Last week Kim Jong Nam, the son of the late North Korean leader Kim Jong Il, was assassinated according to Malaysian police. Kim Jong Nam died shortly after two women put a substance on his face while he was checking in for a flight. Police have not said how the women were able to apply the nerve agent to Kim’s face and also avoid becoming ill themselves. The seeming contradiction of a poison that could kill him quickly but not sicken the attackers has stumped experts. A statement from the inspector general of police said that a preliminary analysis from the Chemistry Department of Malaysia identified the agent as “VX Nerve Agent.”
When I heard the news events regarding Kim Jong Nam I couldn’t help but think, “this is like a 007 film in real life.” The scary world of missile test launches just took a back seat causing the world to become a whole lot more terrifying. Just think for one moment that every bomb terror plot or dirty nuclear device that our nation heavily investigates and monitors now has to deal with a potential military grade nerve agent that can kill unmonitored within seconds. What makes this story interesting is that it was quickly administered with the potential to expose others in a public area such as an airport. Look for a moment at the diplomatic chaos it has stirred. Is Homeland Security prepared for this new threat both domestic and internationally? Maybe on paper, but perhaps not as prepared as we may think.
My question is, “was this a test of a new terrorism threat to airport security?” If so, how will airports or security experts deal with detecting nerve agents as a threat from public places? But another question is where did this nerve agent come from? It has been since the 1960’s since nerve agents were widely identified. Ask any soldier from the Cold War Era, and they will mention stories about Nerve Agent Treatment Autoinjector training scenarios. The threat was real until Congress banned nerve agents in 1972. 32,000 tons of nerve and mustard agents had already been dumped into the ocean waters off the United States. Currently, Russia stockpile of nerve agents is still available but lacks the money and resource to destroy it. Perhaps this is the footprint from where an international investigation should begin? But that is likely to occur due to the current relations between the United States and Russia.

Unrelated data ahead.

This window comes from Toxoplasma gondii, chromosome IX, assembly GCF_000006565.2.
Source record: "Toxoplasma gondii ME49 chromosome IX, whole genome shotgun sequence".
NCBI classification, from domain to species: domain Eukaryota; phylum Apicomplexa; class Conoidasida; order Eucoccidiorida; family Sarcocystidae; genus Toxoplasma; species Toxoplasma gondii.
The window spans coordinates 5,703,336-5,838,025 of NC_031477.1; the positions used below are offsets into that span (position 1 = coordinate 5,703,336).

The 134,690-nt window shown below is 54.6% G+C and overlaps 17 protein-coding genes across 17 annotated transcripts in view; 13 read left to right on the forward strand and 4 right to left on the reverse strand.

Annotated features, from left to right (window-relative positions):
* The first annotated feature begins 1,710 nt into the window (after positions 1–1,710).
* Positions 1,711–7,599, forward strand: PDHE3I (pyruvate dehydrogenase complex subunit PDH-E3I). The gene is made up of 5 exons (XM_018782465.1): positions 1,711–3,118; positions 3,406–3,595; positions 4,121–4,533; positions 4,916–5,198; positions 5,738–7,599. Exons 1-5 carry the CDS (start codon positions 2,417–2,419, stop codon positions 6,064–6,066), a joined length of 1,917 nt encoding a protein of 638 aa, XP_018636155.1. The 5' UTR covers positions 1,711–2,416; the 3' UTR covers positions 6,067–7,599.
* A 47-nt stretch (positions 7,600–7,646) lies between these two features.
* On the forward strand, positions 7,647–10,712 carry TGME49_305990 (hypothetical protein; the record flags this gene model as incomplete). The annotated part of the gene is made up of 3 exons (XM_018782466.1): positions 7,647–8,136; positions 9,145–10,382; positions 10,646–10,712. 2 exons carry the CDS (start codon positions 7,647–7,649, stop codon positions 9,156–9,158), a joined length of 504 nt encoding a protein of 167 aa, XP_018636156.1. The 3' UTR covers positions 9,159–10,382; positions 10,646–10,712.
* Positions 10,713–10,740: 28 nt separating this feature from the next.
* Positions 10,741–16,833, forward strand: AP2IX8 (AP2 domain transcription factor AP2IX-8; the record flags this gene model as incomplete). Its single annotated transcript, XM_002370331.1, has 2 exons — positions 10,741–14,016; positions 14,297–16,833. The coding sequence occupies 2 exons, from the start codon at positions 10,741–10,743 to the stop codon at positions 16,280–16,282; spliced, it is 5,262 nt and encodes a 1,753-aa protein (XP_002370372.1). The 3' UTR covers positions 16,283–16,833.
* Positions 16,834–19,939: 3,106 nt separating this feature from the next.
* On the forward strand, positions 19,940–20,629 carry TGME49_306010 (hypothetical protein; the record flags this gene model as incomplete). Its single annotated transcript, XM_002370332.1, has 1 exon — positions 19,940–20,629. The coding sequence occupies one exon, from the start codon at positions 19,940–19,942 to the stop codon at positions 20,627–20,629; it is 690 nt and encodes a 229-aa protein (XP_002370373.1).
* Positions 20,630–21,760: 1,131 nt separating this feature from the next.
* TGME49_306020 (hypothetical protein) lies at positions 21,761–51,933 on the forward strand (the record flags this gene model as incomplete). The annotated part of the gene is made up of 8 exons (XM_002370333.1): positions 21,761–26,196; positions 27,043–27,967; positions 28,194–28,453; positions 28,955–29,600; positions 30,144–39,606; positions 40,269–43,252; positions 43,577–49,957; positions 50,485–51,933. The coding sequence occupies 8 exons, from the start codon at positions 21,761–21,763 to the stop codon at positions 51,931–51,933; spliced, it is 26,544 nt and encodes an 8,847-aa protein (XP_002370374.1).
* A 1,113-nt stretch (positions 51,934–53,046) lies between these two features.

I would suggest that Congress and the United Nations begin an accountability audit of nerve agent nation facilities immediately. This is not the time to point fingers at how the nerve agent was acquired or used. It is a time to place steps and practices, so this horrible event doesn’t escalate into a catastrophic incident. If I were the Director of the CIA, I would be concerned how a nation such as Malaysia has a military grade nerve agent on its land. What if this nerve agent was in a small container on a plane bound for the United States? Do we have the technology to intercept it? These are the questions that you and I should be concerned about.
Recently the Trump administration decided to return funding back into private prisons. If you want a glimpse into what a private prison operation looks like, then you may want to watch a few seasons of Orange Is The New Black. Of course, television shows depict a Hollywood styled message, but we should be mindful that this is neither Oz nor Prison Break. Prisons and jails house real people that were found guilty of crimes ranging from failure to pay child support to murder. It has been documented that prisons are now the new mental health facilities yet many in prison cannot seek help because of budget cuts or constraints. Therefore, it’s doing time. Privatization of prisons is nothing more than a false sense of money savings scam combined with corruption and injustice. You cannot build a discount Supermax prison facility and purchase electricity, water, and security at a reduced rate. Private prisons are a fraud providing a sense of fiscal responsibility.